The changing political situation that emerged in the aftermath of the Sacheverell trial and that saw Shrewsbury brought back into the administration as lord chamberlain, also found Rochester again at the centre of negotiations among Tory peers expecting to benefit from the new state of affairs. In May Ormond was said to have been actively promoting a reconciliation between Rochester and Leeds.340 Although Shrewsbury contradicted claims made by Arthur Maynwaring that Rochester was once more advising the queen, reports of his likely role in a new ministry persisted, and the following month the duchess of Marlborough warned the queen starkly that the City would not tolerate an administration dominated by Harley and Rochester.341 Having at first been reluctant to step into the light, by July Rochester seems to have decided to play a more active role. That month he emphatically denied being engaged with Harley, claiming that he ‘never was nor ever would be concerned with him’, but it was noticeable that he returned to court that month and according to some reports he did so because he had been ‘sent for’. It was also thought that there may be a post in the new administration for his heir.342 The following month it was said that he would have been offered the treasury had Harley not determined to take control of the department himself.343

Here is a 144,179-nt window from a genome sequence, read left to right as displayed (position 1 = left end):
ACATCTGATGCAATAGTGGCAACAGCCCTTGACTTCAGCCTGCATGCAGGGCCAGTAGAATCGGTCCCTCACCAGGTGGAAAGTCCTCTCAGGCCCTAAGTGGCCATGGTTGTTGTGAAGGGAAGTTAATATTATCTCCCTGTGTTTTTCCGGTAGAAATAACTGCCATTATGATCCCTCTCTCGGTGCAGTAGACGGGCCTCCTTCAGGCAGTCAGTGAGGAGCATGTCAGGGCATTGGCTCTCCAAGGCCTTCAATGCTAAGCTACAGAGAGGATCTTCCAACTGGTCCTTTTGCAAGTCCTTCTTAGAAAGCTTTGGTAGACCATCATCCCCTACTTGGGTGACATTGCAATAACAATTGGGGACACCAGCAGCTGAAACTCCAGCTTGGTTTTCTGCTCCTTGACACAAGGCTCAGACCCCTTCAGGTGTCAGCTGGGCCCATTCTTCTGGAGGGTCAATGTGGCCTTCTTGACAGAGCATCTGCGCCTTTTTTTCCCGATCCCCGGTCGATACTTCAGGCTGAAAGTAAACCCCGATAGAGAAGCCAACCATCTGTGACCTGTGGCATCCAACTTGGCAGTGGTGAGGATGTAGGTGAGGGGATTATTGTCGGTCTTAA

For all his denials of being engaged in the formation of the new administration, Rochester was subjected to verbal abuse from a small group of ‘evil disposed persons’ in early August, who gathered outside his lodgings in the Cockpit to drink ‘confusion to his lordship and all his friends and damnation to Dr Sacheverell.’344 Outwardly, Rochester, so it was reported, remained ‘highly disgusted’ with Harley. The duchess of Roxburgh expressed her indignation at the manner in which Nottingham and Rochester had been denied places in the new administration. As the summer progressed, though, and Harley found himself unable to persuade several key members of the former regime to remain in place under him, it became increasingly apparent that Rochester would have to be offered something.345 Rochester was all too eager to muscle his way in and to do his best to deny all but the most minor places to Whig rivals.346 On 2 Sept. he was appointed to the lord lieutenancy of Cornwall, during the minority of William Henry Granville, 3rd earl of Bath, and a few days later he was nominated to the lord presidency of the council in the place of Somers. On 9 Sept. James Lowther commented that there was to be ‘a most universal change of the ministry as ever was, and all places that can any ways influence elections are putting as fast into the hands of the high party.’347 Three days later Harley noted Rochester as a peer to be provided for. At the close of the month, following pressure from Rochester, Harley also bowed to the appointment of Rochester’s heir, Lord Hyde, as joint vice treasurer of Ireland.348 The result of these awards was that by the beginning of October Harley was able to credit Rochester as a likely supporter of his new ministry.